SPEARFISH, S.D. — Generations of families in several states can probably trace their heritage back to the late 1800s, when droves of cowboys and their cattle settled in the area after making the long, arduous trek on the Great Western Cattle Trail.
The trail starts in south Texas and ends in Canada. It travels through nine states, all of which are working to revive the trail by placing white concrete markers along its path and using them to enhance tourism.
Once the cowboys and their herds arrived in the Whitewood area of the Northern Black Hills of South Dakota, they could either go north toward the railroad shipping point in Belle Fourche, or northwest through Centennial Valley, where pastures rich with nutritious grass and clear water awaited them.
Because of the trail’s history and overall significance during that time, the High Plains Western Heritage Center in Spearfish recently installed a trail marker.
“We want to place the markers where historical information is available; that’s why it’s here,” center Director Peggy Ables said. “You can’t really follow the exact trail, so the locations for future markers will be determined by a committee.”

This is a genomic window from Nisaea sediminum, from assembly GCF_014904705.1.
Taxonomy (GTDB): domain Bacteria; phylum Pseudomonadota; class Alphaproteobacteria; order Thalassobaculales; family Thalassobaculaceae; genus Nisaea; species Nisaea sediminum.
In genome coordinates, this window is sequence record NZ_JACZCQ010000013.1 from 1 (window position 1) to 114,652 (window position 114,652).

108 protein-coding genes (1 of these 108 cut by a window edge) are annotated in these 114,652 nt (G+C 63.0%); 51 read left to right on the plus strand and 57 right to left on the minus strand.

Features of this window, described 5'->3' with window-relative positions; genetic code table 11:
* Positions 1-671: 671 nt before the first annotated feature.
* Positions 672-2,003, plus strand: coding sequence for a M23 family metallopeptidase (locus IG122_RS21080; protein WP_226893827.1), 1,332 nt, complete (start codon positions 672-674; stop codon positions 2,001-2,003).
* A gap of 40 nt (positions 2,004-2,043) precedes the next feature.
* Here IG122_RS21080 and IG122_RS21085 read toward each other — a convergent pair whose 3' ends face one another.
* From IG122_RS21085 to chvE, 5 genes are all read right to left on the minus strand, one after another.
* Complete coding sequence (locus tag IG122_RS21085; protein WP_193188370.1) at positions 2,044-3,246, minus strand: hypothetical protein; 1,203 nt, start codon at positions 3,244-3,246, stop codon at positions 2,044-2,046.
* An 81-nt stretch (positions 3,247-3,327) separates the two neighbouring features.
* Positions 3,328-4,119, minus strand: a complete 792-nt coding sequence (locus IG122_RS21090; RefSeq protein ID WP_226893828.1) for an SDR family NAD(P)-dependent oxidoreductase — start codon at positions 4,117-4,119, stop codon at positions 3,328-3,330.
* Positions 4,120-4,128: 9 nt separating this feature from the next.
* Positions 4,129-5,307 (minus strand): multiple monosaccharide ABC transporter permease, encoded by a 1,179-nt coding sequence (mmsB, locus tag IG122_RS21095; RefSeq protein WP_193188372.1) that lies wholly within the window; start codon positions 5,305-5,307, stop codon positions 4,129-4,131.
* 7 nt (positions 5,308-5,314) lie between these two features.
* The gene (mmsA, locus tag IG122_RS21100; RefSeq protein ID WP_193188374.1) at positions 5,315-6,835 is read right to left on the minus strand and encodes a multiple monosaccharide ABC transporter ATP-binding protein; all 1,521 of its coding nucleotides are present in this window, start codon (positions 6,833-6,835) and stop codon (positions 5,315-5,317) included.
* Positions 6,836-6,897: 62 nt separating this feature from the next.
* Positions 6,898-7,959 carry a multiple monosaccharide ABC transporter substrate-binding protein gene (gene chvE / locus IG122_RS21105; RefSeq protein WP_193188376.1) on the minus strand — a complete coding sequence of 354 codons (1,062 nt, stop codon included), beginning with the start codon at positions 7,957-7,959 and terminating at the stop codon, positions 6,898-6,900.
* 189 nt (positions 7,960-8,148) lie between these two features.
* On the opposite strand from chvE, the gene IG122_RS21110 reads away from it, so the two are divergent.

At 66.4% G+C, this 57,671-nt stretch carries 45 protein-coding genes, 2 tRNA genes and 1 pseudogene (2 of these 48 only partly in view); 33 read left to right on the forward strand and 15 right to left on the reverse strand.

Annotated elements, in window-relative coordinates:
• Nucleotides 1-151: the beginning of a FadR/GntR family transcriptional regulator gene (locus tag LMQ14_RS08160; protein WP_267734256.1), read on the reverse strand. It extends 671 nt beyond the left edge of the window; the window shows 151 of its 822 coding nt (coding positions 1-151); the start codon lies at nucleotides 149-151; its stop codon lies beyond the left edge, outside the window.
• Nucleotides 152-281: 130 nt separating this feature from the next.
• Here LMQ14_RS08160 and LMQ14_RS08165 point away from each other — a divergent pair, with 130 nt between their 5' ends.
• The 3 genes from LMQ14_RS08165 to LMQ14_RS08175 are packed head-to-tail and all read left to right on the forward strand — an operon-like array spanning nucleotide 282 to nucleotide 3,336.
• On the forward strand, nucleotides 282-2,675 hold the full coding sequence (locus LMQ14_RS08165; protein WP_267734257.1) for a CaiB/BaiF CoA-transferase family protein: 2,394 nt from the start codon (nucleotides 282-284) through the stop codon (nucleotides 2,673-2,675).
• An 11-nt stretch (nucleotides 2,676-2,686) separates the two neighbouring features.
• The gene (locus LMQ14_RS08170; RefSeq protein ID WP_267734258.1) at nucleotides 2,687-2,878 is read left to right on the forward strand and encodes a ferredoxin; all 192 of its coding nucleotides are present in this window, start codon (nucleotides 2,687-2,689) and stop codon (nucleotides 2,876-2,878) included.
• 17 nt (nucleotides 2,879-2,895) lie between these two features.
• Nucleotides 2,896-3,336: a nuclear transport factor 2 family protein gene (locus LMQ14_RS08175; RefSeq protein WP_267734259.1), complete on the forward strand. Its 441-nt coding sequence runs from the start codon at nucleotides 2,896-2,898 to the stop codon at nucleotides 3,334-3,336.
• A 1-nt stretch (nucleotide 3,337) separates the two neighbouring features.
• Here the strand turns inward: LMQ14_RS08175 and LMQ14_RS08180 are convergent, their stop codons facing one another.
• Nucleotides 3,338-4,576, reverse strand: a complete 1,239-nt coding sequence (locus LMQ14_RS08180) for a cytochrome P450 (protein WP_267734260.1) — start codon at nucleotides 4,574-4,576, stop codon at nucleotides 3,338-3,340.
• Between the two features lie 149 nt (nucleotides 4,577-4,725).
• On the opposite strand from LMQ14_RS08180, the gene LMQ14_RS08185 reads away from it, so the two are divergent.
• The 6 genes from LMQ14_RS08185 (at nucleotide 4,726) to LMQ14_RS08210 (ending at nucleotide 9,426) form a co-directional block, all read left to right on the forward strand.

Getting the marker installed in September was a milestone in a long journey that started in the spring of 2011, when Ables and Betty Olson, a Prairie City native who works as a state legislator, attended a national meeting of the Great Western Cattle Trail Association held at the North Dakota Cowboy Hall of Fame in Medora, N.D. A marker and information plaque on that building’s grounds tells the story of the overall trail and North Dakota’s route. While there, they met with representatives from all nine participating states. They returned home motivated to begin the process of establishing a South Dakota Chapter of the National Great Western Cattle Trail Association.
Immediately, they received feedback from several individuals interested in helping to achieve the goal. In addition to Olson, who is president, and Ables, who is secretary, the association officers consist of Tom Davis, of Belle Fourche, as vice president and Mary Buchholz, of Belle Fourche, as treasurer.
Ables said everyone stepped up to the plate, especially Olson.
“She has been an excellent leader,” Ables said. “She knows people and knows how to get things done.”
Olson said she invests her time in the project because she cares about preserving western heritage at its best.
“This trail is integral to western South Dakota,” Olson said. “There are generations of families here because their ancestors came up on the trail.”
As for how many markers the association plans to install, Olson said this is just the beginning of their efforts.
“There will be more; it’s just a matter of where to put them at this point,” she said.
Once the markers are installed, Ables said, the ultimate goal is to create a tourism map that includes GPS coordinates of each marker, so visitors can closely follow the trail and learn the history.